PTSD Is Treatable, You Just Need To Know Where To Look
(AscendHealthy.com) – Post traumatic stress disorder (PTSD) certainly affects the population well beyond soldiers who have been on the battlefield, though they certainly suffer more than their share of PTSD.
PTSD can affect anyone from the survivor of domestic violence, to those who have witnessed a mass shooting, to victims of childhood abuse, to people involved in a horrible vehicle crash. Many scenarios can create post traumatic stress disorder, which left untreated can eat away and affect nearly all aspects of a person’s life, from relationships, to substance abuse, to work issues, and more.
PTSD can be sparked by recent traumatic events, but it also can occur years after an event, manifested out of a subconscious that the affected person had managed to bury for that time.
Seeking treatment for PTSD
The Mayo Clinic notes there are four types of symptoms associated with PTSD: intrusive memories about the event(s), avoidance, negative changes in thinking or mood, and changes in physical and emotional reactions. Symptoms can range from mild to extreme, and Mayo recommends those who experience even mild symptoms for more than a month should get treatment, while those who experience extreme symptoms should get help immediately.
Treatment can range from inpatient treatment if the person is deemed to be a danger to themselves to outpatient treatment that can span from a few weeks to several months, depending upon the severity of the PTSD and the person’s response to treatment.
The American Psychological Association strongly recommends four types of cognitive behavioral therapy that can be conducted individually or in group therapy sessions. The benefits of cognitive behavioral therapy are to help the individual confront the traumatic events, gain a better understanding of their reactions and emotions, and learn to turn away from unhelpful or negative behaviors.
The association also offers a conditional recommendation for three other forms of psychotherapy and four medications. Medications may be able to provide more immediate relief from symptoms while the patient learns the skills to better cope with PTSD.
Where to seek treatment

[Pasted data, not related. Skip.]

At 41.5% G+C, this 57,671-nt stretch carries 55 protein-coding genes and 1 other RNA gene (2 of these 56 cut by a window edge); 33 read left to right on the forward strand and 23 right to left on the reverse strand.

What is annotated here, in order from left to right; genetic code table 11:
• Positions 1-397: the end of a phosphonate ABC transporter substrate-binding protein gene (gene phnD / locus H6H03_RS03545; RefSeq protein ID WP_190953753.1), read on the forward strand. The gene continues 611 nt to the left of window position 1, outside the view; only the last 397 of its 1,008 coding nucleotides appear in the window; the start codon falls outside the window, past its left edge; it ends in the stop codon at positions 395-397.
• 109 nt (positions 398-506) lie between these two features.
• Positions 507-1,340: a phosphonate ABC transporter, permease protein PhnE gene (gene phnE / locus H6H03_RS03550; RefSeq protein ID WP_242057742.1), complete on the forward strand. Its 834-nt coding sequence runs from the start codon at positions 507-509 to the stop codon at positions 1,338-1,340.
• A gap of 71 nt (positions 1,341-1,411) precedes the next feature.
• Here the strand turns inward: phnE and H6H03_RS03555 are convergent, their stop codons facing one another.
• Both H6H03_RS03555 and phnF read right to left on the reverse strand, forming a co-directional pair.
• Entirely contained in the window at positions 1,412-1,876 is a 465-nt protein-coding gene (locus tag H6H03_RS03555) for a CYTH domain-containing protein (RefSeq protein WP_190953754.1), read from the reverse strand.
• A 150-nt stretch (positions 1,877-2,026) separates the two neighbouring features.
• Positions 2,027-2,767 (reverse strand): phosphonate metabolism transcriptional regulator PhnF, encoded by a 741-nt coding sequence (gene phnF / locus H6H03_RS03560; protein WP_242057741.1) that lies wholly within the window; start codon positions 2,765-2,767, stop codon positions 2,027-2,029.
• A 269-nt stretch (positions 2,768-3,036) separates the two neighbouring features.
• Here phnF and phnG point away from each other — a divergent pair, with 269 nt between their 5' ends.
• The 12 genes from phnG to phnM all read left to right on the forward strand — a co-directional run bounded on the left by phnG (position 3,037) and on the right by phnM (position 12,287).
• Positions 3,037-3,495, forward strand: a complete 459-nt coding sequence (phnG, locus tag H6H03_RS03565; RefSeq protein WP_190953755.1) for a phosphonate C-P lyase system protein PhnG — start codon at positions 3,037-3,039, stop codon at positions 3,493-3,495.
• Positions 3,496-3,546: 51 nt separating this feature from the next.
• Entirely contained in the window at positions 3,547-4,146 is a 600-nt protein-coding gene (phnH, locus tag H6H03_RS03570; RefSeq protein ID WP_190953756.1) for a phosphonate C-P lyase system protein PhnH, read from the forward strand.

Treatment for PTSD can be found through many resources, many of which can offer free or sliding-scale fees for those unable to afford treatment. The best place to start to get help is through a primary care doctor or mental health professional. Of course, in an emergency situation, a call to 911 or the national suicide prevention hotline (1-800-273-TALK) may be necessary. As of July 16, 2022, the federal government was rolling out a new 988 mental health crisis hotline, though state adoption has been spotty.
Military veterans, whether they served recently or decades ago, can receive PTSD treatment through Veterans Affairs. The VA offers PTSD counseling through all of its nearly 200 treatment centers across the country and offers inpatient treatment for severe PTSD at regional centers. The VA also offers counseling to family members of veterans experiencing PTSD.
For others, help generally is available through local or county mental health services. The National Institutes of Mental Health offers a comprehensive guide to places to see help with mental health issues, including PTSD. But finding help locally might be easier by going through your local, county, or state government mental health services website.
Domestic violence victims can find help for PTSD treatment through local domestic violence crisis shelters.
Many employer-provided health insurance plans also include benefits for mental health treatment. In such a case, the person should contact their insurance company to find a mental health services provider that is included in the health insurance program.
Local colleges, universities, and medical schools also might provide PTSD counseling services to their students and the broader community.
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